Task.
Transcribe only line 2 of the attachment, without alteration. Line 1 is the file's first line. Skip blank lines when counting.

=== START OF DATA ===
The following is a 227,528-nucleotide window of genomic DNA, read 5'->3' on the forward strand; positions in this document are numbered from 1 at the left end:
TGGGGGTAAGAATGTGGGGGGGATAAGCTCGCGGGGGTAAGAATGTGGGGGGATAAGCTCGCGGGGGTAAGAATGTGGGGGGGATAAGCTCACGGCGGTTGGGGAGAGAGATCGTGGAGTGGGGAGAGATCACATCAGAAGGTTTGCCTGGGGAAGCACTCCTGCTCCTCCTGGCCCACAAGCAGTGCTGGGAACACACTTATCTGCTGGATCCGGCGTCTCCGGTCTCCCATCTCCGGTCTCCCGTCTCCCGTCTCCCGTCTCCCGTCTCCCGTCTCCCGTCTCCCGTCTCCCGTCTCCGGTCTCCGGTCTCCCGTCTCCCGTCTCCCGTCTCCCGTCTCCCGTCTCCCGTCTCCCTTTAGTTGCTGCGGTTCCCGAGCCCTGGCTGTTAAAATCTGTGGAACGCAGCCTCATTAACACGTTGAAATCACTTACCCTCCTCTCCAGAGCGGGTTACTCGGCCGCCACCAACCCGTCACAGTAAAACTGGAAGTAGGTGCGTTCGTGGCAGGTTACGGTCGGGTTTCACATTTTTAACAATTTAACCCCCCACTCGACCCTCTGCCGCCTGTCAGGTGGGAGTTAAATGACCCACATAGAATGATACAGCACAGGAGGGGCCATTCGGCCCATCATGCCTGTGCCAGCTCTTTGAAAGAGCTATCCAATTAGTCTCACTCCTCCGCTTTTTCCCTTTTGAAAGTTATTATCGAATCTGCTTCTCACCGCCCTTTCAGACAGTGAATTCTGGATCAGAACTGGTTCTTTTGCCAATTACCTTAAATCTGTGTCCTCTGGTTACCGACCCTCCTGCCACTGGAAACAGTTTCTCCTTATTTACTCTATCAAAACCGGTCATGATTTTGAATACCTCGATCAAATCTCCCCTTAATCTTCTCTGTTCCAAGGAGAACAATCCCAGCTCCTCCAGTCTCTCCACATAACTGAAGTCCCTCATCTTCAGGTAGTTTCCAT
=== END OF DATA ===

TGGGGGTAAGAATGTGGGGGGGATAAGCTCGCGGGGGTAAGAATGTGGGGGGATAAGCTCGCGGGGGTAAGAATGTGGGGGGGATAAGCTCACGGCGGTTGGGGAGAGAGATCGTGGAGTGGGGAGAGATCACATCAGAAGGTTTGCCTGGGGAAGCACTCCTGCTCCTCCTGGCCCACAAGCAGTGCTGGGAACACACTTATCTGCTGGATCCGGCGTCTCCGGTCTCCCATCTCCGGTCTCCCGTCTCCCGTCTCCCGTCTCCCGTCTCCCGTCTCCCGTCTCCCGTCTCCCGTCTCCGGTCTCCGGTCTCCCGTCTCCCGTCTCCCGTCTCCCGTCTCCCGTCTCCCGTCTCCCTTTAGTTGCTGCGGTTCCCGAGCCCTGGCTGTTAAAATCTGTGGAACGCAGCCTCATTAACACGTTGAAATCACTTACCCTCCTCTCCAGAGCGGGTTACTCGGCCGCCACCAACCCGTCACAGTAAAACTGGAAGTAGGTGCGTTCGTGGCAGGTTACGGTCGGGTTTCACATTTTTAACAATTTAACCCCCCACTCGACCCTCTGCCGCCTGTCAGGTGGGAGTTAAATGACCCACATAGAATGATACAGCACAGGAGGGGCCATTCGGCCCATCATGCCTGTGCCAGCTCTTTGAAAGAGCTATCCAATTAGTCTCACTCCTCCGCTTTTTCCCTTTTGAAAGTTATTATCGAATCTGCTTCTCACCGCCCTTTCAGACAGTGAATTCTGGATCAGAACTGGTTCTTTTGCCAATTACCTTAAATCTGTGTCCTCTGGTTACCGACCCTCCTGCCACTGGAAACAGTTTCTCCTTATTTACTCTATCAAAACCGGTCATGATTTTGAATACCTCGATCAAATCTCCCCTTAATCTTCTCTGTTCCAAGGAGAACAATCCCAGCTCCTCCAGTCTCTCCACATAACTGAAGTCCCTCATCTTCAGGTAGTTTCCAT